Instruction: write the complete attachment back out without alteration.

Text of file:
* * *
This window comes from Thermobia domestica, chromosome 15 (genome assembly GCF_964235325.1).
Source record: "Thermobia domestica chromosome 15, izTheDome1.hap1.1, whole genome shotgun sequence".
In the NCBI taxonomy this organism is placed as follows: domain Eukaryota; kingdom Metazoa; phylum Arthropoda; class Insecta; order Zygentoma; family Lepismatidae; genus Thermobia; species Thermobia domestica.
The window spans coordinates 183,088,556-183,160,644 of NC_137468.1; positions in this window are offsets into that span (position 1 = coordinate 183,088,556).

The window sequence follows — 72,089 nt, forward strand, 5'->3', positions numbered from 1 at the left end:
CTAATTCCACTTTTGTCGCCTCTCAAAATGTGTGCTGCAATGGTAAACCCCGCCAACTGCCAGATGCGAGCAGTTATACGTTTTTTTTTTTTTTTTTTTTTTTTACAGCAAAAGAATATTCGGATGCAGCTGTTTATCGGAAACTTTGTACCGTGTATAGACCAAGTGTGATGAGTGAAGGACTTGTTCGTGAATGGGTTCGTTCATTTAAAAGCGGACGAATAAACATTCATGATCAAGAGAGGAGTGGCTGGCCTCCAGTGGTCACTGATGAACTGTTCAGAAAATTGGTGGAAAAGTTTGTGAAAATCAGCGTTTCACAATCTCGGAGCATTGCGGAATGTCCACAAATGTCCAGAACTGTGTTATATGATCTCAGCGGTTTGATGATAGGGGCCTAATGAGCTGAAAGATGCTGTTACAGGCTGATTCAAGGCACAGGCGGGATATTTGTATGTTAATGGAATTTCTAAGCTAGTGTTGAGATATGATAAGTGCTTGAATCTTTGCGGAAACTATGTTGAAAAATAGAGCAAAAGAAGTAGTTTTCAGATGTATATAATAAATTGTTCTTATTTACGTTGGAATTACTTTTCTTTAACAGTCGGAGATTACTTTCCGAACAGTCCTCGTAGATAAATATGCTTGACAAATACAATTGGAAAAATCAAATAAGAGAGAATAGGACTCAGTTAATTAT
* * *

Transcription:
This window comes from Thermobia domestica, chromosome 15 (genome assembly GCF_964235325.1).
Source record: "Thermobia domestica chromosome 15, izTheDome1.hap1.1, whole genome shotgun sequence".
In the NCBI taxonomy this organism is placed as follows: domain Eukaryota; kingdom Metazoa; phylum Arthropoda; class Insecta; order Zygentoma; family Lepismatidae; genus Thermobia; species Thermobia domestica.
The window spans coordinates 183,088,556-183,160,644 of NC_137468.1; positions in this window are offsets into that span (position 1 = coordinate 183,088,556).

The window sequence follows — 72,089 nt, forward strand, 5'->3', positions numbered from 1 at the left end:
CTAATTCCACTTTTGTCGCCTCTCAAAATGTGTGCTGCAATGGTAAACCCCGCCAACTGCCAGATGCGAGCAGTTATACGTTTTTTTTTTTTTTTTTTTTTTTTACAGCAAAAGAATATTCGGATGCAGCTGTTTATCGGAAACTTTGTACCGTGTATAGACCAAGTGTGATGAGTGAAGGACTTGTTCGTGAATGGGTTCGTTCATTTAAAAGCGGACGAATAAACATTCATGATCAAGAGAGGAGTGGCTGGCCTCCAGTGGTCACTGATGAACTGTTCAGAAAATTGGTGGAAAAGTTTGTGAAAATCAGCGTTTCACAATCTCGGAGCATTGCGGAATGTCCACAAATGTCCAGAACTGTGTTATATGATCTCAGCGGTTTGATGATAGGGGCCTAATGAGCTGAAAGATGCTGTTACAGGCTGATTCAAGGCACAGGCGGGATATTTGTATGTTAATGGAATTTCTAAGCTAGTGTTGAGATATGATAAGTGCTTGAATCTTTGCGGAAACTATGTTGAAAAATAGAGCAAAAGAAGTAGTTTTCAGATGTATATAATAAATTGTTCTTATTTACGTTGGAATTACTTTTCTTTAACAGTCGGAGATTACTTTCCGAACAGTCCTCGTAGATAAATATGCTTGACAAATACAATTGGAAAAATCAAATAAGAGAGAATAGGACTCAGTTAATTAT